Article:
Projections - Movie Reviews

Downtown 81

Downtown 81

Downtown 81 is the fractured, flimsy tale fictionalized around the life of Jean-Michel Basquiat, here in Edo Bertoglio's lost film, as the bludgeoning legendary artist stars as himself.

Completed in 1981, the film was left on the shelf in Europe until a couple of years ago when it was reassembled, unfortunately not into a documentary, but a slight, if stylized format of mini-plays that is sometimes a credible tribute to the relatively unknown New York City underground art scene.

These little vignettes pieced together by Bertoglio has the struggling artist narrating his attempts to get back into the apartment he was evicted from through the sale of one of his paintings.

The subordinate plotting features a mysterious model and a slippery record producer, as well as pilfered instruments, but there's nothing here or in the narration to make more out of a makeshift docudrama or concert movie.  The music is more deftly depicted in Downtown 81 than what's going on in the life of this penniless artist who became an art-world sensation.

Downtown 81 is a lesser effort than the self-titled Basquiat which starred Jeffrey Wright as the artist who was involved in the drug scene, meeting up with patrons, fashion models, and dealers.  It does almost break through the periphery of an aura of creativity prior to the destructiveness of AIDS.  The rebels in the visual arts lend themselves to how Downtown 81 is shot using video and 16mm cameras.  So if Basquiat is slighted by how his spray-painting dizzying artist is romanticized (as he would die seven years after the making of this fragmented artifact), Bertoglio has something for the curiosity of hipsters who were excited by the downtown revelry twenty years ago.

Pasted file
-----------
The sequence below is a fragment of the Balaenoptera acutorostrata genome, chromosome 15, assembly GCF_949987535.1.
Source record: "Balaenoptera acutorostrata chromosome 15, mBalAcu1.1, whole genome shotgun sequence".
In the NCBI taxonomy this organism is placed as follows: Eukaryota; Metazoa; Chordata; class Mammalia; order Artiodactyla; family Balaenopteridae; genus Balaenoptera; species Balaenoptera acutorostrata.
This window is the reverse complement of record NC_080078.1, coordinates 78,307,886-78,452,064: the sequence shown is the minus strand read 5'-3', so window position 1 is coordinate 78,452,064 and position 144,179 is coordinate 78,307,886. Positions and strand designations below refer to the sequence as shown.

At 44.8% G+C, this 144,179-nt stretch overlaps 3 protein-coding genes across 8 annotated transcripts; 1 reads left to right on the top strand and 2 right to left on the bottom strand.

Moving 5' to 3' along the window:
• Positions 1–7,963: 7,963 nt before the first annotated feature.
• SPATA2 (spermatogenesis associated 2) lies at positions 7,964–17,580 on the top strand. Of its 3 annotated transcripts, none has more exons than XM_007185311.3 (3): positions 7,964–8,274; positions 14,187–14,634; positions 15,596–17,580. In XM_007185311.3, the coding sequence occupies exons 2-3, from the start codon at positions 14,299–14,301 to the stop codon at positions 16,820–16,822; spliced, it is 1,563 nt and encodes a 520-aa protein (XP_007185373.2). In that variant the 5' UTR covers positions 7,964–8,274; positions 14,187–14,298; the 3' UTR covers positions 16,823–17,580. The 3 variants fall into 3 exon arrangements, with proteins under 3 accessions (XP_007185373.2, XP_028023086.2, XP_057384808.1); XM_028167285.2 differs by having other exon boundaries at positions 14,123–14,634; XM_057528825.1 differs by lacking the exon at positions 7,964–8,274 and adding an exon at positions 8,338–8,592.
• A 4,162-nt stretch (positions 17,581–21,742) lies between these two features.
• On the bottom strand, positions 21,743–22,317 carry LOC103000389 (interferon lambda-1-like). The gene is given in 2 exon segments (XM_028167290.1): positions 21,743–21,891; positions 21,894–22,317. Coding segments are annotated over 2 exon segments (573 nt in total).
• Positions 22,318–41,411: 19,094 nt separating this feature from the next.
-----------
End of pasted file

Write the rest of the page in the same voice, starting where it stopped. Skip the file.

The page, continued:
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Downtown 81
 
 
 
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